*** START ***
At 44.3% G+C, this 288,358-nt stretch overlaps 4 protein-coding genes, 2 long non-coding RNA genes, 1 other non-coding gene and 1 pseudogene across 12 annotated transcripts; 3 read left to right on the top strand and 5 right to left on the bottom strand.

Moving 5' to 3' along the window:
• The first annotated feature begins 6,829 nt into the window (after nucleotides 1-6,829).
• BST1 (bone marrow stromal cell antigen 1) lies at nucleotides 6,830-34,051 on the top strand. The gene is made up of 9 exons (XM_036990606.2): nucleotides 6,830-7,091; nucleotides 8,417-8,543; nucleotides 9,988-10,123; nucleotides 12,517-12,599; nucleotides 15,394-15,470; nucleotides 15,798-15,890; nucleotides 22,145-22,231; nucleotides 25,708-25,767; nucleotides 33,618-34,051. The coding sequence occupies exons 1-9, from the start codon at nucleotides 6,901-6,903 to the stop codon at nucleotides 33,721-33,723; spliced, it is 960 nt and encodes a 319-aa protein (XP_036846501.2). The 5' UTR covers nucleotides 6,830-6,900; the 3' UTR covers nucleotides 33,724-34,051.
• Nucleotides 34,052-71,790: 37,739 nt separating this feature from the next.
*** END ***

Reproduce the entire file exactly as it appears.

At 44.3% G+C, this 288,358-nt stretch overlaps 4 protein-coding genes, 2 long non-coding RNA genes, 1 other non-coding gene and 1 pseudogene across 12 annotated transcripts; 3 read left to right on the top strand and 5 right to left on the bottom strand.

Moving 5' to 3' along the window:
• The first annotated feature begins 6,829 nt into the window (after nucleotides 1-6,829).
• BST1 (bone marrow stromal cell antigen 1) lies at nucleotides 6,830-34,051 on the top strand. The gene is made up of 9 exons (XM_036990606.2): nucleotides 6,830-7,091; nucleotides 8,417-8,543; nucleotides 9,988-10,123; nucleotides 12,517-12,599; nucleotides 15,394-15,470; nucleotides 15,798-15,890; nucleotides 22,145-22,231; nucleotides 25,708-25,767; nucleotides 33,618-34,051. The coding sequence occupies exons 1-9, from the start codon at nucleotides 6,901-6,903 to the stop codon at nucleotides 33,721-33,723; spliced, it is 960 nt and encodes a 319-aa protein (XP_036846501.2). The 5' UTR covers nucleotides 6,830-6,900; the 3' UTR covers nucleotides 33,724-34,051.
• Nucleotides 34,052-71,790: 37,739 nt separating this feature from the next.